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I have a git repo that is a fork of another repo. As a rule I will normally add a remote called upstream, which is the original repo I forked from.

$ git remote -v
origin git@github.com:skela/awesomeproject.git (fetch)
origin git@github.com:skela/awesomeproject.git (push)
upstream git://github.com/bob/awesomeproject.git (fetch)
upstream git://github.com/bob/awesomeproject.git (push)

Is there any way to have this additional remote persist across clones? Say I delete my local repository and do a:

git clone git@github.com:skela/awesomeproject.git

And now I recheck my remotes:

$ git remote -v
origin git@github.com:skela/awesomeproject.git (fetch)
origin git@github.com:skela/awesomeproject.git (push)

My upstream remote has vanished!

How to I ensure that my git repo always keeps these 2 remote aliases?

Edit: Just adding the main reason why I want to do this as to shape some of the answers down an acceptable path ;)

Goal is to have a branch in my repo that tracks the upstream's master.

[remote "upstream"]
    url = git://github.com/bob/awesomeproject.git
    fetch = +refs/heads/*:refs/remotes/upstream/*
[branch "father"]
    remote = upstream
    merge = refs/heads/master

In other words, the branch "father" which is in my repo tracks the remote called upstream's master branch.

It all works great once I set it up, but as soon as I clone the repo again, the "father" branch points to origin instead of the upstream.

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3 Answers 3

That is impossible. Git only clones the repo’s content, never it’s settings. If your want to hard-wire remotes into your repo (it stands to question whether this is a good idea), create a script repo-setup.sh in your repo root that does something like this:

git remote rm origin
git remote rm upstream
git remote add origin git@github.com:skela/awesomeproject.git
git remote add upstream git://github.com/bob/awesomeproject.git

The run this file after you cloned the repository.

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submodule info gets across fine, so why shouldn't a remote? i'm not saying one should persist all remotes, but adding an upstream remote to a fork is such a common occurrence, surely there must be a proper git way to do it? –  Skela Mar 8 '13 at 7:17
    
No, definitely not. Submodule info is also not completely cloned – only the .gitmodules file. The real remote for the submodules is stored in .git/config, which is also not cloned. –  Chronial Mar 8 '13 at 8:03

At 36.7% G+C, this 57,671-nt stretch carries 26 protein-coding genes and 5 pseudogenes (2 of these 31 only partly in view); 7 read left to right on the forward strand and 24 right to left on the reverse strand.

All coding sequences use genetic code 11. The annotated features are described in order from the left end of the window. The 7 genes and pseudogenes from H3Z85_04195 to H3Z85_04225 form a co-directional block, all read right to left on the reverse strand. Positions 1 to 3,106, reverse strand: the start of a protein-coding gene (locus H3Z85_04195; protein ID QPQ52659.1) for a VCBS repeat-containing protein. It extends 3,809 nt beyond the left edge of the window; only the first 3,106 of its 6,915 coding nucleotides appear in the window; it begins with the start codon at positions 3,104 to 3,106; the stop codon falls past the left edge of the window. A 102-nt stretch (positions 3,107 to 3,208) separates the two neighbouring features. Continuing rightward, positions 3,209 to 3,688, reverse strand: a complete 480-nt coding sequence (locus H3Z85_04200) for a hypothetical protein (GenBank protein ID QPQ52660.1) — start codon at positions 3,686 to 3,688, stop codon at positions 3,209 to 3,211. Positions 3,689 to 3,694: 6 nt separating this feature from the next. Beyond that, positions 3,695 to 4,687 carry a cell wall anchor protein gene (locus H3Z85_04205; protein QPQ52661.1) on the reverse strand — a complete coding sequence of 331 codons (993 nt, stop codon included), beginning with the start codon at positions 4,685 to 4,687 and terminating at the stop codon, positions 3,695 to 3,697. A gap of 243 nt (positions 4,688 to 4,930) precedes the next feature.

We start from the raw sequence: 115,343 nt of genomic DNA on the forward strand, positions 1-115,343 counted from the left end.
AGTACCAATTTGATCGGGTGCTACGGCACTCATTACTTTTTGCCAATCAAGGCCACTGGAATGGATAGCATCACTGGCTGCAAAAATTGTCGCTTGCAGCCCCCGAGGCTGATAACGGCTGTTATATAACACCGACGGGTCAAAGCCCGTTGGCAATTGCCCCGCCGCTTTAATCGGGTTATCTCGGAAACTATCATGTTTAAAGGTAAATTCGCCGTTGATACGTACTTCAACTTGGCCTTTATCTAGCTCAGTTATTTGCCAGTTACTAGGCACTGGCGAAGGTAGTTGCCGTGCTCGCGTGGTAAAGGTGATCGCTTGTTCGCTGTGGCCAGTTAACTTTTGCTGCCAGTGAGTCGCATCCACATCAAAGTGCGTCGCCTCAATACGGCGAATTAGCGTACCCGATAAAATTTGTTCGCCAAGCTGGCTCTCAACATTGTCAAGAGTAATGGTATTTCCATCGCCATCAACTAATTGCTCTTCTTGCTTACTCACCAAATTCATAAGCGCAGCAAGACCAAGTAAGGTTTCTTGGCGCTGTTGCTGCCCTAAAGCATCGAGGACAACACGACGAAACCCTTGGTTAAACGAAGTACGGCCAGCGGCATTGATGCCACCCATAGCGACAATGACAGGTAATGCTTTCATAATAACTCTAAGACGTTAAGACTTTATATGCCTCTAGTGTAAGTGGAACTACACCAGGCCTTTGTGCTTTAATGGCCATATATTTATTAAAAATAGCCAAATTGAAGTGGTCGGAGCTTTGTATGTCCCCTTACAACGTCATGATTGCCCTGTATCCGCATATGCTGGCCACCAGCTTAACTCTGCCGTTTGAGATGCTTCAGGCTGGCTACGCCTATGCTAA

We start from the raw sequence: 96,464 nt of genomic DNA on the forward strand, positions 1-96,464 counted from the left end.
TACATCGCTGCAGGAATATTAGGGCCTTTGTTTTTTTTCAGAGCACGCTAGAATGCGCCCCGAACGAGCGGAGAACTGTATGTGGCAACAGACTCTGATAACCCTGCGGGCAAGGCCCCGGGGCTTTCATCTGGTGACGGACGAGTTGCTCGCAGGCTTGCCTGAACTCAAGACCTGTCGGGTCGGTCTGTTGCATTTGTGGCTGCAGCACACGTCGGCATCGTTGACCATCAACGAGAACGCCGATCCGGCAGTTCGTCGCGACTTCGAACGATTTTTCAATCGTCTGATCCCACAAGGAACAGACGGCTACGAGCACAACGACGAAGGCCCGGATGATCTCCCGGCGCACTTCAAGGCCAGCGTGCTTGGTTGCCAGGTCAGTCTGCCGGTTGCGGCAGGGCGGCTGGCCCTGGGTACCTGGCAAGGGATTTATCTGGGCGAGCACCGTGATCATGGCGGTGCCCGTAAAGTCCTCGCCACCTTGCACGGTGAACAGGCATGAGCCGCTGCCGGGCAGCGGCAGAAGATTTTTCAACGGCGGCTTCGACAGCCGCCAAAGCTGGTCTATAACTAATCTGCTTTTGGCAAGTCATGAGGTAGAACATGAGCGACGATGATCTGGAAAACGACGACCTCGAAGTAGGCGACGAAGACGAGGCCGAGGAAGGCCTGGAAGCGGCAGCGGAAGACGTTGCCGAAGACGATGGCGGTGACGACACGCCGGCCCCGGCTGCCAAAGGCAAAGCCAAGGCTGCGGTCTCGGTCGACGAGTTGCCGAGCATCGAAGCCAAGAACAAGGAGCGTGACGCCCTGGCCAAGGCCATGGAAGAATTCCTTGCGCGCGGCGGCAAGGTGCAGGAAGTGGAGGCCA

with submodules, you only need to perform 2 git commands after a clone, so do you know if there is something similar with remotes? git remote init and git remote update dont seem to exist :P –  Skela Mar 8 '13 at 8:10
    
have a look at GoZoner’s reply. Using this you need to run: git clone, .gitremotes >> .git/config. Or my suggestion needs: git clone, ./repo-setup.sh. –  Chronial Mar 8 '13 at 8:12
    
Ah, quite right. Thanks! –  Skela Mar 8 '13 at 8:14

Create a file .gitremotes that you populate with the content of .git/config related to remotes. Add .gitremotes to the repository. After the clone append .git/config with .gitremotes. Note: might need some hand editing if the remotes that you want to share (in .gitremotes) have a name conflict with the remote that 'git clone' creates automatically ('orgin').

To accomplish this easily you could define a bash function:

function git-clone-r ()
{
  src=$1
  tgt=$2
  git clone $src $tgt
  cat ${tgt}/.gitremotes >> ${tgt}/.git/config
}

[The above isn't all that sophisticated; but illustrates the point and works]

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1  
I use this scripts github.com/juanpabloaj/git-remote-init for save and recover the remote repos with the .gitremotes file –  JuanPablo Jun 23 '13 at 21:15

This is a slightly modified version of GoZoner's solution.

You need to capture the info about all the remotes from your repo's .git/config into a file that you could store outside your git repository. You also need to take care of updating this file every time you add a new remote. This can in fact be added to your git repo, so that the next clone or pull brings in this file.

Starting with git 1.7.10+, git supports including external config files.

So you can add the following lines to your repo's .git/config to include the external config file containing the remote info:

[include]
    path            = /dir1/dir2/repo-remotes.gitinfo
share|improve this answer
    
I can understand the reasoning behind keeping the file outside the repo, but I think that kind of invalidates what I'm trying to achieve here. In essence I want to add a branch that tracks this upstream remote, but the question gets way too complicated when I add that to the mix. –  Skela Mar 8 '13 at 7:20
    
Tuxdude: Do you know if i for example add a .gitconfig or .gitremotes file to my repo, and then add [include] path=".gitconfig or .gitremotes" to the .git/config, will that persist across clones? –  Skela Mar 8 '13 at 7:25
    
@Skela - in theory it should work. But after every clone, you need to at least update the include path to include this file. –  Tuxdude Mar 8 '13 at 7:29
    
Ok thats, slightly better than GoZoner's solution, but still not ideal. I'm going to check git's release notes. Perhaps its added to a newer version? –  Skela Mar 8 '13 at 7:32

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